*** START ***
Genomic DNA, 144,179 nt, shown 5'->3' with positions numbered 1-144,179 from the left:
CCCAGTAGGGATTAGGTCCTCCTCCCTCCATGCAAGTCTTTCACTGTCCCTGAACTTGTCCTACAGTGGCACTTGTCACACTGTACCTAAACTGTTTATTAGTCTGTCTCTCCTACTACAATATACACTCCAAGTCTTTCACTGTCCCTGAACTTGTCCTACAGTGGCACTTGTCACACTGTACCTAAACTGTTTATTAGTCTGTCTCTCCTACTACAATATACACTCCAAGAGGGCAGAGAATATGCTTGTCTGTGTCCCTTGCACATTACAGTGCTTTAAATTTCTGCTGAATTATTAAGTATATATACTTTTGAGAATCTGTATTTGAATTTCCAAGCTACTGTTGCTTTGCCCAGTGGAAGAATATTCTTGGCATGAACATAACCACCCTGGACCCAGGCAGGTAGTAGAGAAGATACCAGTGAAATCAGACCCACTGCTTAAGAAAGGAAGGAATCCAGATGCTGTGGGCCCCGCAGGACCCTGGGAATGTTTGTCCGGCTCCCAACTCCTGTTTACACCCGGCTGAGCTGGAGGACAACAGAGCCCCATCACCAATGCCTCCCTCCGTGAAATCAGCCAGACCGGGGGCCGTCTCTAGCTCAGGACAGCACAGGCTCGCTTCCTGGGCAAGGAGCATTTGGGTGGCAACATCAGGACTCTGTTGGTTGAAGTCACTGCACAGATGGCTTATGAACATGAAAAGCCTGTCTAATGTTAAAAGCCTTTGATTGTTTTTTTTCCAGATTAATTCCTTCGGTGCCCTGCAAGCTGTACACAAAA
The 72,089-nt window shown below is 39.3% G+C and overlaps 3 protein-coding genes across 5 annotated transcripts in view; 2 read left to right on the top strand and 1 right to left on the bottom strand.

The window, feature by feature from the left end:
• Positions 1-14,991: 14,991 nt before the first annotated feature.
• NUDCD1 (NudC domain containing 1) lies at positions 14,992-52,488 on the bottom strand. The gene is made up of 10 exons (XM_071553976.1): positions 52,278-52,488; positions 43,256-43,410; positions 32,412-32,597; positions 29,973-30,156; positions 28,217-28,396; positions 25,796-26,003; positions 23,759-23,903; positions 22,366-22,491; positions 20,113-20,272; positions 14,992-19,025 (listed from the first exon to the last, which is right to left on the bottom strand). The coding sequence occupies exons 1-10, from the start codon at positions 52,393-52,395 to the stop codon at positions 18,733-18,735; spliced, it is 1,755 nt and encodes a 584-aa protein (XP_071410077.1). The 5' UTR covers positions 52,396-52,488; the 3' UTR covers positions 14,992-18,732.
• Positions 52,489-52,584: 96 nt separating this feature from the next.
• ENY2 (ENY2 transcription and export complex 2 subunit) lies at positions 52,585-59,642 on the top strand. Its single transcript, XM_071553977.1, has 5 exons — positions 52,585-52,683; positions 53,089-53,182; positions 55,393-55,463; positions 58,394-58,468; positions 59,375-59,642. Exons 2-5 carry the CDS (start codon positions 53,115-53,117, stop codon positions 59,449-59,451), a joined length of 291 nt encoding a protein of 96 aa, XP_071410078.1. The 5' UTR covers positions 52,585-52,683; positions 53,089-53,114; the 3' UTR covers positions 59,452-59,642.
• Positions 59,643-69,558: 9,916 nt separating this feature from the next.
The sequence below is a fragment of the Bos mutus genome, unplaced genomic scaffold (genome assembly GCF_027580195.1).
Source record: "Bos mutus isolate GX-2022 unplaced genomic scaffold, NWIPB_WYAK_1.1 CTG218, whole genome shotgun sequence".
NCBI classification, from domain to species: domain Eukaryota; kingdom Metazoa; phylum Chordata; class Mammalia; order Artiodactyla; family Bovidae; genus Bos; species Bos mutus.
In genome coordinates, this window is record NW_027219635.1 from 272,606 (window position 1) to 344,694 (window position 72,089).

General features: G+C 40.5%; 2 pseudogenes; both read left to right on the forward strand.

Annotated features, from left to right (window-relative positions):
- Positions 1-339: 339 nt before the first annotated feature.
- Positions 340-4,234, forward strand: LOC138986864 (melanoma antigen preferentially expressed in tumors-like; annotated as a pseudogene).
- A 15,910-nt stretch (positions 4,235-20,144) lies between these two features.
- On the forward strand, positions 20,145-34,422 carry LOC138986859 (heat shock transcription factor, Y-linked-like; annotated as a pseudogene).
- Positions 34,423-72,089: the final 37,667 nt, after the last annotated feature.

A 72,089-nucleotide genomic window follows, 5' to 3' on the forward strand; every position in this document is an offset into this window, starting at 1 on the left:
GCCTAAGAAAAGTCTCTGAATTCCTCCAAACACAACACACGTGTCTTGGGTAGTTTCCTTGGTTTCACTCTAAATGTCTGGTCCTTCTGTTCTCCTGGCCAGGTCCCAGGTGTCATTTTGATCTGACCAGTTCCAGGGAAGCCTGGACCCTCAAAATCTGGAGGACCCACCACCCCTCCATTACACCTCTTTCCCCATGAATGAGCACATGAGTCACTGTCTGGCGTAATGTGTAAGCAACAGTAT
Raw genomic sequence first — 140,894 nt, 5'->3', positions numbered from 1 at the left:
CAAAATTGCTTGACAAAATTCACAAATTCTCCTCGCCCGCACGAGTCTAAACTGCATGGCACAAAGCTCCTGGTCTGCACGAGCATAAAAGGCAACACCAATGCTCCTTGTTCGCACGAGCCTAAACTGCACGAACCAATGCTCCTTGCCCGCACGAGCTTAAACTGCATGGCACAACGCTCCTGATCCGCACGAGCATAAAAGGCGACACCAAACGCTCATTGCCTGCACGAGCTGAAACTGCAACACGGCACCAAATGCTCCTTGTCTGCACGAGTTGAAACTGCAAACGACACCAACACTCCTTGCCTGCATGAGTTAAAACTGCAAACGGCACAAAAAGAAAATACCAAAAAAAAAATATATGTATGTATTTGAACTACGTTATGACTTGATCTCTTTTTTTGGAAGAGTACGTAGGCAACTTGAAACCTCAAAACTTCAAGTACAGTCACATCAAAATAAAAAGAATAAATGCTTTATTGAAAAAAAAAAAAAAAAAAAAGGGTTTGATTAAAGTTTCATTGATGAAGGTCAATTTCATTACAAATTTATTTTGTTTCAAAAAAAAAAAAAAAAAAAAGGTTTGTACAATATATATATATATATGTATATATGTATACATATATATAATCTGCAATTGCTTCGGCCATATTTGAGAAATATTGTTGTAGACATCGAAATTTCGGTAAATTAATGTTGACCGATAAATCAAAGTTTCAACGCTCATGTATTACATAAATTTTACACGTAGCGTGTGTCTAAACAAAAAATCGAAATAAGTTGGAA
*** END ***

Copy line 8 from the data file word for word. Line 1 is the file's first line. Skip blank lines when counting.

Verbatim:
• ENY2 (ENY2 transcription and export complex 2 subunit) lies at positions 52,585-59,642 on the top strand. Its single transcript, XM_071553977.1, has 5 exons — positions 52,585-52,683; positions 53,089-53,182; positions 55,393-55,463; positions 58,394-58,468; positions 59,375-59,642. Exons 2-5 carry the CDS (start codon positions 53,115-53,117, stop codon positions 59,449-59,451), a joined length of 291 nt encoding a protein of 96 aa, XP_071410078.1. The 5' UTR covers positions 52,585-52,683; positions 53,089-53,114; the 3' UTR covers positions 59,452-59,642.